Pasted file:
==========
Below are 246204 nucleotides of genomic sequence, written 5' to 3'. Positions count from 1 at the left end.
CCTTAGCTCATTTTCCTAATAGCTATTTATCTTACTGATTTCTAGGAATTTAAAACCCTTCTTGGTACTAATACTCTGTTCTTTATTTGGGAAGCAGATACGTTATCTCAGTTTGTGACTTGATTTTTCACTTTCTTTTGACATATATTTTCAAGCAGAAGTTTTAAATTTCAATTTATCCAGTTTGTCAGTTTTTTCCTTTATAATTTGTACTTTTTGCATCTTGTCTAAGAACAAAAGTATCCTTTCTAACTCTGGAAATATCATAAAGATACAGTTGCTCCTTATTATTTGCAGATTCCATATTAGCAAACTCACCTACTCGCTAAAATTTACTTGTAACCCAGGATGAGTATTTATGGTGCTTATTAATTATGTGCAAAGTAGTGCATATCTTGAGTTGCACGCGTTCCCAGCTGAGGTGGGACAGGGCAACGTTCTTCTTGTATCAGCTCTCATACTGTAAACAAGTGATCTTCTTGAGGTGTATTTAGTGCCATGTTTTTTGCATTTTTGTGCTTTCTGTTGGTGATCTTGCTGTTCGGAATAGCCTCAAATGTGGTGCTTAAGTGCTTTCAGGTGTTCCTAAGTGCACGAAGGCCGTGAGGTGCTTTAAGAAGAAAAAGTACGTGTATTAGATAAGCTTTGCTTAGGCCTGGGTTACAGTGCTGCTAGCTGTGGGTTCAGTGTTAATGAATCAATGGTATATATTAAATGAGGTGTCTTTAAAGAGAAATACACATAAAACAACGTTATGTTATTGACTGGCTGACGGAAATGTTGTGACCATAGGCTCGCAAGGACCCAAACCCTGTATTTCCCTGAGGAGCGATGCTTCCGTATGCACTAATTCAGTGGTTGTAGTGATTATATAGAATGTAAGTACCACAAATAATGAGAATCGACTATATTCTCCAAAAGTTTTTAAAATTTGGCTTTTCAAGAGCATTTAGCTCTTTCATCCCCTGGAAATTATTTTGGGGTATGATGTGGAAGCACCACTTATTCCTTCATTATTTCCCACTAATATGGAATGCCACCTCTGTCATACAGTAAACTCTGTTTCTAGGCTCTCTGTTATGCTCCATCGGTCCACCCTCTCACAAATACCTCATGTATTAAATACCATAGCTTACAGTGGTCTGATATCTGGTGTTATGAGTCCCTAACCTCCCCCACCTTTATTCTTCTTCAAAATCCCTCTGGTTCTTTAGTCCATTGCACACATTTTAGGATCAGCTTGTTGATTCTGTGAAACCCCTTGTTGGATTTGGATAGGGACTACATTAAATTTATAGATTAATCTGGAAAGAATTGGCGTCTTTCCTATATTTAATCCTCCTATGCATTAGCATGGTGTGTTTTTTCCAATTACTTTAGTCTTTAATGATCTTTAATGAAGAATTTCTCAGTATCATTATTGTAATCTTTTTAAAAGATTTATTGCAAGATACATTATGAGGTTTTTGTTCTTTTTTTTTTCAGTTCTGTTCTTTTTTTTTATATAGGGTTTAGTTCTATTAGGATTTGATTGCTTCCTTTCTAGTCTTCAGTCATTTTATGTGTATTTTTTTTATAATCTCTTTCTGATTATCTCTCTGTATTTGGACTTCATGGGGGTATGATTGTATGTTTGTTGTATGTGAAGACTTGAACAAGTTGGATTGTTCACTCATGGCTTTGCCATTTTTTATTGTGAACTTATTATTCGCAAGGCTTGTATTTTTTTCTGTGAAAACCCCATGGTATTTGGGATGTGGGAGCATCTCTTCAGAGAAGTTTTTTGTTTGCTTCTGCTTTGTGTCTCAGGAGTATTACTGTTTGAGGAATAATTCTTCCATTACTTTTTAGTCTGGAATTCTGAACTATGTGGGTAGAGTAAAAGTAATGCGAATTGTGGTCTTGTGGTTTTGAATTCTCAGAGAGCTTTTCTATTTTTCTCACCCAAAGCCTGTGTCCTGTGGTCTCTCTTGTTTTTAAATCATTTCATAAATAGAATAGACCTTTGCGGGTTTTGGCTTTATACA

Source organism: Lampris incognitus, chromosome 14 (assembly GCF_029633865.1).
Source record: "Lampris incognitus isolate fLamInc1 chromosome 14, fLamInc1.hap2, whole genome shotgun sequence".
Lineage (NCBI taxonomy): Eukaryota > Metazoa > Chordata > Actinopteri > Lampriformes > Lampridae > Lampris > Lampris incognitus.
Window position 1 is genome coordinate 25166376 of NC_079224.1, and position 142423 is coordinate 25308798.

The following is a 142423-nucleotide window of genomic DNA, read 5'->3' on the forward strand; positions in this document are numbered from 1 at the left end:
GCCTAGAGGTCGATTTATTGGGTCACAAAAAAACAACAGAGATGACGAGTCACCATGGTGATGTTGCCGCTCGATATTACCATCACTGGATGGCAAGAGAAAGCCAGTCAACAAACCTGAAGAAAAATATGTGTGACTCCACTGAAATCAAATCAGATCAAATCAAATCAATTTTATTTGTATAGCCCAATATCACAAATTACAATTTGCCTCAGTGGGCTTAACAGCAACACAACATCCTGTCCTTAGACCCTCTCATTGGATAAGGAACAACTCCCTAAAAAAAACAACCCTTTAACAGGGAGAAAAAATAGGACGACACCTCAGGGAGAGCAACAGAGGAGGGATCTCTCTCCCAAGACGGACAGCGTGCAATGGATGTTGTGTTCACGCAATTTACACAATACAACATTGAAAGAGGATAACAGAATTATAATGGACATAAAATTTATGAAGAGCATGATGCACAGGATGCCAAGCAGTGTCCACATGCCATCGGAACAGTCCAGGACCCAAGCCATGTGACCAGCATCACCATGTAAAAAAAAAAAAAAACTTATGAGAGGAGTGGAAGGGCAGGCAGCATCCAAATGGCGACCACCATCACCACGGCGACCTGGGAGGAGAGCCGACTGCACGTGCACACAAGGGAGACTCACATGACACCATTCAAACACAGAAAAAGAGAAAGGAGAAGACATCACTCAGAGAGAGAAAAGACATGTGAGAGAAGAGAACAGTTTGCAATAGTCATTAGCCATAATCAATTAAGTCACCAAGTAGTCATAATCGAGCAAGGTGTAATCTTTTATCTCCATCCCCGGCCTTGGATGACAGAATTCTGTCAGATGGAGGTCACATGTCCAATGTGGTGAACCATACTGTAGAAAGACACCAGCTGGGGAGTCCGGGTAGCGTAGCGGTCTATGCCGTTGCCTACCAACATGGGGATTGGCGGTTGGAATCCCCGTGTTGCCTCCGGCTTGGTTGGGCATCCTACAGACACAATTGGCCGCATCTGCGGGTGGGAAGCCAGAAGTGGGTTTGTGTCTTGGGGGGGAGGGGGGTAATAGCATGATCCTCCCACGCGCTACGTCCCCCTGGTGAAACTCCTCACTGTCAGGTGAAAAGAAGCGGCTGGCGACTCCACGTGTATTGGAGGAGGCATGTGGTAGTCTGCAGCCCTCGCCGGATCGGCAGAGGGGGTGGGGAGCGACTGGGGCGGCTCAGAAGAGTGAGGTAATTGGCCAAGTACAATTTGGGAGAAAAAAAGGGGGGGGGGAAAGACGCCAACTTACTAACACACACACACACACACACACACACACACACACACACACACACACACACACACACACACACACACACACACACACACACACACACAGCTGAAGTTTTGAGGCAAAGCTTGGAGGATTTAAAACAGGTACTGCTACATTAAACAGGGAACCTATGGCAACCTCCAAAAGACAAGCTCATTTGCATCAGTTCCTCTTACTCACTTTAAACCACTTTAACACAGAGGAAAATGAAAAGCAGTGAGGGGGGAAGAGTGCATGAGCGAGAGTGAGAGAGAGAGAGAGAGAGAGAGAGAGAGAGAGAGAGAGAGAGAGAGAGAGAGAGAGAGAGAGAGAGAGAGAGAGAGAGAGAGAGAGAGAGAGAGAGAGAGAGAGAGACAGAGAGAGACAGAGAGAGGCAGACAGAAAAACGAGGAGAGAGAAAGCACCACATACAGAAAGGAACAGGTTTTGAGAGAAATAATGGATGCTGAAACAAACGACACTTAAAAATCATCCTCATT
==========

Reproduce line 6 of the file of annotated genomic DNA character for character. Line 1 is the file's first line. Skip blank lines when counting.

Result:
Window position 1 is genome coordinate 25166376 of NC_079224.1, and position 142423 is coordinate 25308798.